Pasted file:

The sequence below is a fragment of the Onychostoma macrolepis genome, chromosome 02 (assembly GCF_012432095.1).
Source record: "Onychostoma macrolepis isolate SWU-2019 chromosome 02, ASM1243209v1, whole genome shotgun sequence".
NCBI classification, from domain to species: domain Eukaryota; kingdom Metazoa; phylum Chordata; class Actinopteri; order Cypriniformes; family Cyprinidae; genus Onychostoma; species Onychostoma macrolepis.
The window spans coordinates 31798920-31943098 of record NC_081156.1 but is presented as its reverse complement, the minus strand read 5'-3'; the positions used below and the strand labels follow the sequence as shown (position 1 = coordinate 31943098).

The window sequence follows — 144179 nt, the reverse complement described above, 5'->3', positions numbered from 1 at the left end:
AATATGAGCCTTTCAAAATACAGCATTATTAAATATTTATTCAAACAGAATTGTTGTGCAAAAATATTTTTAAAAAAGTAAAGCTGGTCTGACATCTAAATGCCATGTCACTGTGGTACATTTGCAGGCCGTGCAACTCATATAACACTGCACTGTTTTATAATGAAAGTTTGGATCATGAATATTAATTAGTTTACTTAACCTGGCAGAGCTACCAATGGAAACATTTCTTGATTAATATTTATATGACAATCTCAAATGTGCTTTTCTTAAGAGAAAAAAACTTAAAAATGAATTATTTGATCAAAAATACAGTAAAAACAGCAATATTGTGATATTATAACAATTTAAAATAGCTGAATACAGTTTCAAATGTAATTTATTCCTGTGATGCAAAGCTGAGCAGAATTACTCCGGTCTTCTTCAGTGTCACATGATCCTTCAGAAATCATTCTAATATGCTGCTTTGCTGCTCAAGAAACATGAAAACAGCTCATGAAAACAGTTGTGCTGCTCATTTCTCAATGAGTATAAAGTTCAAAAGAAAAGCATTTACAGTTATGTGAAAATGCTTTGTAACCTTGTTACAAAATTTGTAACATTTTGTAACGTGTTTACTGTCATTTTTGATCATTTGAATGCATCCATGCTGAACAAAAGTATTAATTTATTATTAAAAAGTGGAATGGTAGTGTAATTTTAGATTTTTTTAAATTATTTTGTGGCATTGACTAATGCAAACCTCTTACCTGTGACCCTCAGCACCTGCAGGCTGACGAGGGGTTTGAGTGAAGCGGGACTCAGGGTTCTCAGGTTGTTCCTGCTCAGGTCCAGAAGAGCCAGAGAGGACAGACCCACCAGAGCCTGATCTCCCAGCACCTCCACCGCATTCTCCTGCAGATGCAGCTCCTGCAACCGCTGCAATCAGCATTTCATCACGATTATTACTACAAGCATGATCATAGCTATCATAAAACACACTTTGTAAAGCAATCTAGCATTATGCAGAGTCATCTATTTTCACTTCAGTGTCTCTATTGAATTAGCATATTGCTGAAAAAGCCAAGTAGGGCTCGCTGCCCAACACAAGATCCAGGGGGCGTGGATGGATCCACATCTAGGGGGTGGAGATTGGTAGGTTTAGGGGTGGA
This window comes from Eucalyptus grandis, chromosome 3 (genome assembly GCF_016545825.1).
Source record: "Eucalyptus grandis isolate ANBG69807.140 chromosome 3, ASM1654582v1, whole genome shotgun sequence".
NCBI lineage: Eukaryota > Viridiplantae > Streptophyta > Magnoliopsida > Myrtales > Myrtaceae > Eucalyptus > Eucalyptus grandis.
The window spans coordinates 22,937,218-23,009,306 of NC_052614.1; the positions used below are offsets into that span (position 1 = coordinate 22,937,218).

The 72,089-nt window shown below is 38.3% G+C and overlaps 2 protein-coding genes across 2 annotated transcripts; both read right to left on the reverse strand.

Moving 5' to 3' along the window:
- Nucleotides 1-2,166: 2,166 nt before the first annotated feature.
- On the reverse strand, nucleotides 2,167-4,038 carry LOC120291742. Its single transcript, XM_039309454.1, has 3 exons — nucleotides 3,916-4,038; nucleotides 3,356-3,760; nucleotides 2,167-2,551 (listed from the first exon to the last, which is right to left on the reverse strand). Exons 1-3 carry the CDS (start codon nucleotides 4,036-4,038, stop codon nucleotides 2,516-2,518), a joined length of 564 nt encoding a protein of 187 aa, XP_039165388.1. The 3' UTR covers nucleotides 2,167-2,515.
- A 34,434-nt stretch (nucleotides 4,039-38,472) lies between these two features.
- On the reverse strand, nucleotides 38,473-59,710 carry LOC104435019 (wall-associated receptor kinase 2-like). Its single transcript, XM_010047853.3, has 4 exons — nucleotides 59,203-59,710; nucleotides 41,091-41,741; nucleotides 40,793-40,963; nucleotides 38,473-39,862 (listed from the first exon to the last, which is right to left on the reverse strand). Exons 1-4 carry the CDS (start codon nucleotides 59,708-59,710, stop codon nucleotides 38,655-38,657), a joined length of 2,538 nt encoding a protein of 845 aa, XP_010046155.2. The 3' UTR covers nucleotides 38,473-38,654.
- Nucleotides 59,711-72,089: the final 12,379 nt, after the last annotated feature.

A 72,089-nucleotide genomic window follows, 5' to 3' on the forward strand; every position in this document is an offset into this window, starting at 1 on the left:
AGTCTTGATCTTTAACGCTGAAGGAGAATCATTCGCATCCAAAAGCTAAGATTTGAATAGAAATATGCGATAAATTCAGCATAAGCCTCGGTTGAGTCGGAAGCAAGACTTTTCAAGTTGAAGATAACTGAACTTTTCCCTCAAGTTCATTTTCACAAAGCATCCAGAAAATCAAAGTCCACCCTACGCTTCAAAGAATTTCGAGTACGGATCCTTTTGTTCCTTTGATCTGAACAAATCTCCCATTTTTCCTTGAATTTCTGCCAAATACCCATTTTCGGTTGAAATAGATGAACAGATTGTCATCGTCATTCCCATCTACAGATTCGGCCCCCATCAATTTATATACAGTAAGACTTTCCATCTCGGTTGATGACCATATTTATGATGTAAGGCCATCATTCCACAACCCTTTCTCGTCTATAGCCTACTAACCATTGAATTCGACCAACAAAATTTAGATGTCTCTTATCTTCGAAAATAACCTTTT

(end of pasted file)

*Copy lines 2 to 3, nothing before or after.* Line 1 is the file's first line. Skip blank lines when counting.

Source record: "Onychostoma macrolepis isolate SWU-2019 chromosome 02, ASM1243209v1, whole genome shotgun sequence".
NCBI classification, from domain to species: domain Eukaryota; kingdom Metazoa; phylum Chordata; class Actinopteri; order Cypriniformes; family Cyprinidae; genus Onychostoma; species Onychostoma macrolepis.